The characteristics of episodic plasmoid ejections and steady, continuous jets are distinguishable. Both kinds of outflows have been observed in the same individual microquasar. While episodic ejections occur during the transition from the hard to the soft state (Fender, Belloni & Gallo 2004), continuous jets are seen only in the hard state. Observations generally show larger Lorentz factor for transient jets (Fender, Belloni & Gallo 2004). Also, their radio spectrum evolves rapidly and the emission becomes optically thin, in contrast to continuous jets whose bright radio emission remains opaque. There is evidence that the emission from ejected plasmoids is more highly polarized than the emission from the continuous jets (Fender & Belloni 2004).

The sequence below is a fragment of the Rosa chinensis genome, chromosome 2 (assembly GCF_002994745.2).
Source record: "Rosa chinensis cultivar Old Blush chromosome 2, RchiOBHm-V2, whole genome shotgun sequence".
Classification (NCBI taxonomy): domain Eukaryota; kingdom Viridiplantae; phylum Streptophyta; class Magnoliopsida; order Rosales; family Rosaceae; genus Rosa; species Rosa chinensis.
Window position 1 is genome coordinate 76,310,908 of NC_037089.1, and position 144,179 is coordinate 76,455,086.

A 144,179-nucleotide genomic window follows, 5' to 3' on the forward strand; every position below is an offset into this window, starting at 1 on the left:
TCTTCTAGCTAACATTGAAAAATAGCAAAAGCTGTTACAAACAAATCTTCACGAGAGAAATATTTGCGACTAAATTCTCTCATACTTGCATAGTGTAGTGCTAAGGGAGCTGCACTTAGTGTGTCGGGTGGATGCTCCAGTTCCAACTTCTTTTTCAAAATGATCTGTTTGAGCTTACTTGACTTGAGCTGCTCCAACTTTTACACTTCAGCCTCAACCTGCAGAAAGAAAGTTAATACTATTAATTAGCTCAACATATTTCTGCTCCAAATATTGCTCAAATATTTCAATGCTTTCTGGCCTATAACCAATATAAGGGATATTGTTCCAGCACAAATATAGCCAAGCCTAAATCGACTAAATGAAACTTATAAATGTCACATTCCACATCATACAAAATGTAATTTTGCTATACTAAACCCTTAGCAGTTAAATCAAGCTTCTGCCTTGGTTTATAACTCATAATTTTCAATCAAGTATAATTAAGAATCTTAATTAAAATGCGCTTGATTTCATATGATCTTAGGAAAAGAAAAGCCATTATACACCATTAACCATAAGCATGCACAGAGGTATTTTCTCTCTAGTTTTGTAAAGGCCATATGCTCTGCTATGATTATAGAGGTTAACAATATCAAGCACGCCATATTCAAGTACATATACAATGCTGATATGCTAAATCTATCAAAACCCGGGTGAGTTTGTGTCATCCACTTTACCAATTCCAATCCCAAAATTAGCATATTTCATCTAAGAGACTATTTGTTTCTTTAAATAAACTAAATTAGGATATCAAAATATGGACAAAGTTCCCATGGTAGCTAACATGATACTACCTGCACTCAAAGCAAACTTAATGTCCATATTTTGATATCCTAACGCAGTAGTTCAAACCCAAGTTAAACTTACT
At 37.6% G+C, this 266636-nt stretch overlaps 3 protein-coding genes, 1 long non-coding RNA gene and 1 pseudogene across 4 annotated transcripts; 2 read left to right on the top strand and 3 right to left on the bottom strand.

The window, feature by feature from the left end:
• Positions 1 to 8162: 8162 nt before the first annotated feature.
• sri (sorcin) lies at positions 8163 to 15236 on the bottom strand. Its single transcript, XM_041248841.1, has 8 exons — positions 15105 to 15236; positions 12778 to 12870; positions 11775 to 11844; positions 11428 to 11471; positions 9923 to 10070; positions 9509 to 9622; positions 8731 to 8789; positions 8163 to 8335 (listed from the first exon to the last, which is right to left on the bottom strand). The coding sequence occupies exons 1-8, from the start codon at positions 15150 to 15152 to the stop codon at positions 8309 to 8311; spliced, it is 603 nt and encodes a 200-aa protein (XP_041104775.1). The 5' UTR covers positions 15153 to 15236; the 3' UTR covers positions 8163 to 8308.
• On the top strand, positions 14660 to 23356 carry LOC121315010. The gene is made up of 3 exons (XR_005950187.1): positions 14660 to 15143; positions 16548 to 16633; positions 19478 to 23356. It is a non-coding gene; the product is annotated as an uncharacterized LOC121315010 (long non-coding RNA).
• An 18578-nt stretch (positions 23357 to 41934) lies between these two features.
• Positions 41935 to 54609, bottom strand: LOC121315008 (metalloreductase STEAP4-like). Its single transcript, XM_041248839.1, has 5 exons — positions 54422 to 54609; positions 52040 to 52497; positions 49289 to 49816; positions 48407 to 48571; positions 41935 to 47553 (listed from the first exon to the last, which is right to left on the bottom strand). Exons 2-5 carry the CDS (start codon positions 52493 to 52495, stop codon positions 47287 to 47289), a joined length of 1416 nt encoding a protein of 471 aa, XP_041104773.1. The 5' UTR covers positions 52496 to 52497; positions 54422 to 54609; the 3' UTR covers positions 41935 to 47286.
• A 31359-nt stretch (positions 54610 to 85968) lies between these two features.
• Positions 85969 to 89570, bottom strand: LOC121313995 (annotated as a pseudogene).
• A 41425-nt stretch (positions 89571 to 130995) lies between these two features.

Magnetohydrodynamical numerical simulations of accretion flows assuming a weak initial magnetic field have shown impulsive mass ejections embedded in steady, continuous jet-like outflow (Machida, Hayashi & Matsumoto 2000; De Villiers, Hawley & Krolik 2003). The ejection events are quasi-periodic, and the time interval between successive ejections is roughly (De Villiers, Hawley & Krolik 2003), where , and are the gravity constant, the speed of light, and the black hole mass, respectively. For parameters appropriate for Sgr A*, the time interval is hours. If we assume that each flare of reasonably high intensity is associated with an ejection event, this timescale is consistent with those seen in current observations (Yusef-Zadeh et al. 2006).